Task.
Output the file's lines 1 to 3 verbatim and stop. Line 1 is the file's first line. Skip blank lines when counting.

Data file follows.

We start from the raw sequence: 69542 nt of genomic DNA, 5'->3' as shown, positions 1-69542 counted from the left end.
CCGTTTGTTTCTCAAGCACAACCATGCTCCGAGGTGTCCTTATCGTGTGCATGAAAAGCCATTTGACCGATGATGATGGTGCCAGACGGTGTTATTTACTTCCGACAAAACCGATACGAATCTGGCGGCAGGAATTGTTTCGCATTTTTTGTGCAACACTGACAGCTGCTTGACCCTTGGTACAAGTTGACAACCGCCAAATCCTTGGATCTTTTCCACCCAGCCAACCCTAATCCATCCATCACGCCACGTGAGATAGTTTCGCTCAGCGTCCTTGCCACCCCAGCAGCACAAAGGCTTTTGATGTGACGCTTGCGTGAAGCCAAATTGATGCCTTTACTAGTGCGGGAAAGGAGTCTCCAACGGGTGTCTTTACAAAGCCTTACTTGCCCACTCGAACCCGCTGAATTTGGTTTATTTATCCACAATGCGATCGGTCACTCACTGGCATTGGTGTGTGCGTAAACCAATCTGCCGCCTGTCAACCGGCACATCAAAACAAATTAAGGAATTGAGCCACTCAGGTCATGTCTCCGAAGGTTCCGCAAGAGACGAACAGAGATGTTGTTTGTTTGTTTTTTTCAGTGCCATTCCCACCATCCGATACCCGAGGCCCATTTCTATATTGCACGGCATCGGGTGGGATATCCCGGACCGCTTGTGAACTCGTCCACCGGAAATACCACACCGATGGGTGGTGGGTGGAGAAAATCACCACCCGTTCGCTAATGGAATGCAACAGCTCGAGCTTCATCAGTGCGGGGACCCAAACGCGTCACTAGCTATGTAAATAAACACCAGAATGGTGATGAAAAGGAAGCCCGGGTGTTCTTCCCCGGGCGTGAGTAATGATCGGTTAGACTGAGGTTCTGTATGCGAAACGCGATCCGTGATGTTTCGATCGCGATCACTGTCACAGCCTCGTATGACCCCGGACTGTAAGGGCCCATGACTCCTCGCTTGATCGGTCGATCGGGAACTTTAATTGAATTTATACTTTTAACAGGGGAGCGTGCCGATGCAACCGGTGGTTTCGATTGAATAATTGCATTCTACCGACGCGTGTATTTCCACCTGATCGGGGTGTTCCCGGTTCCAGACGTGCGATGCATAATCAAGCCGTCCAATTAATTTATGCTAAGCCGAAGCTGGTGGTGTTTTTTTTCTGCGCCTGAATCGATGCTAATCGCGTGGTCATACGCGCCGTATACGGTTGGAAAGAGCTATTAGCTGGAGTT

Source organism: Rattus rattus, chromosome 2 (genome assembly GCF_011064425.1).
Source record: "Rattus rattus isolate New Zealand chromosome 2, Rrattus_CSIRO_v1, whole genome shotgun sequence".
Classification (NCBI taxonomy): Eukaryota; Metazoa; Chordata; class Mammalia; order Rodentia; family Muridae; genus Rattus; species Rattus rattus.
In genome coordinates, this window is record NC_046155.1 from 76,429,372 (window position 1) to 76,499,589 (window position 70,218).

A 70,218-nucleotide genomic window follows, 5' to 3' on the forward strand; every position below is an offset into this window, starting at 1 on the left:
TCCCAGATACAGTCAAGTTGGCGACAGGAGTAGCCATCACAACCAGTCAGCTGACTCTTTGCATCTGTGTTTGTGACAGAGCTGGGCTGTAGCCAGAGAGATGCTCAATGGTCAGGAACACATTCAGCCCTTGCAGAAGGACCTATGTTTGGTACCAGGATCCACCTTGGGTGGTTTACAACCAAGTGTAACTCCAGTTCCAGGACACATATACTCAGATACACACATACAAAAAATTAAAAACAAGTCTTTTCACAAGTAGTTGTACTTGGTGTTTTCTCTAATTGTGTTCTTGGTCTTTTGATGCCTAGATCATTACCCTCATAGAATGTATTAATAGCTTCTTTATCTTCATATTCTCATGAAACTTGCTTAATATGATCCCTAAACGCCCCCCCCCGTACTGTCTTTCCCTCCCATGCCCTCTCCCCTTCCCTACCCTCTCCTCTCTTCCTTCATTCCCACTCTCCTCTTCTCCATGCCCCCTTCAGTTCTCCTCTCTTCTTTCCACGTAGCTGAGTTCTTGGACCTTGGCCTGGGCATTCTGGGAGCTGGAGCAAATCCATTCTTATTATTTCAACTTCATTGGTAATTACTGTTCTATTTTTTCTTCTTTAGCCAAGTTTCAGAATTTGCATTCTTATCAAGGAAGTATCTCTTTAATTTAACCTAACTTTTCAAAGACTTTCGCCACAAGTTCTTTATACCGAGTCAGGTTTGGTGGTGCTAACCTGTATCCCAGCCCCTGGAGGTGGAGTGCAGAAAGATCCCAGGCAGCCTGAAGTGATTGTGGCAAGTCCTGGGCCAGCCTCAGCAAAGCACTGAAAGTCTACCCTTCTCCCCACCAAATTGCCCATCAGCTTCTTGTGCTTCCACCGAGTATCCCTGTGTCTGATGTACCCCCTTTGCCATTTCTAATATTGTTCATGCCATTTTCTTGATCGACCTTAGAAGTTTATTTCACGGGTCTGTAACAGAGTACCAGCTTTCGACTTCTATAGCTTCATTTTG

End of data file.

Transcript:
We start from the raw sequence: 69542 nt of genomic DNA, 5'->3' as shown, positions 1-69542 counted from the left end.
CCGTTTGTTTCTCAAGCACAACCATGCTCCGAGGTGTCCTTATCGTGTGCATGAAAAGCCATTTGACCGATGATGATGGTGCCAGACGGTGTTATTTACTTCCGACAAAACCGATACGAATCTGGCGGCAGGAATTGTTTCGCATTTTTTGTGCAACACTGACAGCTGCTTGACCCTTGGTACAAGTTGACAACCGCCAAATCCTTGGATCTTTTCCACCCAGCCAACCCTAATCCATCCATCACGCCACGTGAGATAGTTTCGCTCAGCGTCCTTGCCACCCCAGCAGCACAAAGGCTTTTGATGTGACGCTTGCGTGAAGCCAAATTGATGCCTTTACTAGTGCGGGAAAGGAGTCTCCAACGGGTGTCTTTACAAAGCCTTACTTGCCCACTCGAACCCGCTGAATTTGGTTTATTTATCCACAATGCGATCGGTCACTCACTGGCATTGGTGTGTGCGTAAACCAATCTGCCGCCTGTCAACCGGCACATCAAAACAAATTAAGGAATTGAGCCACTCAGGTCATGTCTCCGAAGGTTCCGCAAGAGACGAACAGAGATGTTGTTTGTTTGTTTTTTTCAGTGCCATTCCCACCATCCGATACCCGAGGCCCATTTCTATATTGCACGGCATCGGGTGGGATATCCCGGACCGCTTGTGAACTCGTCCACCGGAAATACCACACCGATGGGTGGTGGGTGGAGAAAATCACCACCCGTTCGCTAATGGAATGCAACAGCTCGAGCTTCATCAGTGCGGGGACCCAAACGCGTCACTAGCTATGTAAATAAACACCAGAATGGTGATGAAAAGGAAGCCCGGGTGTTCTTCCCCGGGCGTGAGTAATGATCGGTTAGACTGAGGTTCTGTATGCGAAACGCGATCCGTGATGTTTCGATCGCGATCACTGTCACAGCCTCGTATGACCCCGGACTGTAAGGGCCCATGACTCCTCGCTTGATCGGTCGATCGGGAACTTTAATTGAATTTATACTTTTAACAGGGGAGCGTGCCGATGCAACCGGTGGTTTCGATTGAATAATTGCATTCTACCGACGCGTGTATTTCCACCTGATCGGGGTGTTCCCGGTTCCAGACGTGCGATGCATAATCAAGCCGTCCAATTAATTTATGCTAAGCCGAAGCTGGTGGTGTTTTTTTTCTGCGCCTGAATCGATGCTAATCGCGTGGTCATACGCGCCGTATACGGTTGGAAAGAGCTATTAGCTGGAGTT

Source organism: Rattus rattus, chromosome 2 (genome assembly GCF_011064425.1).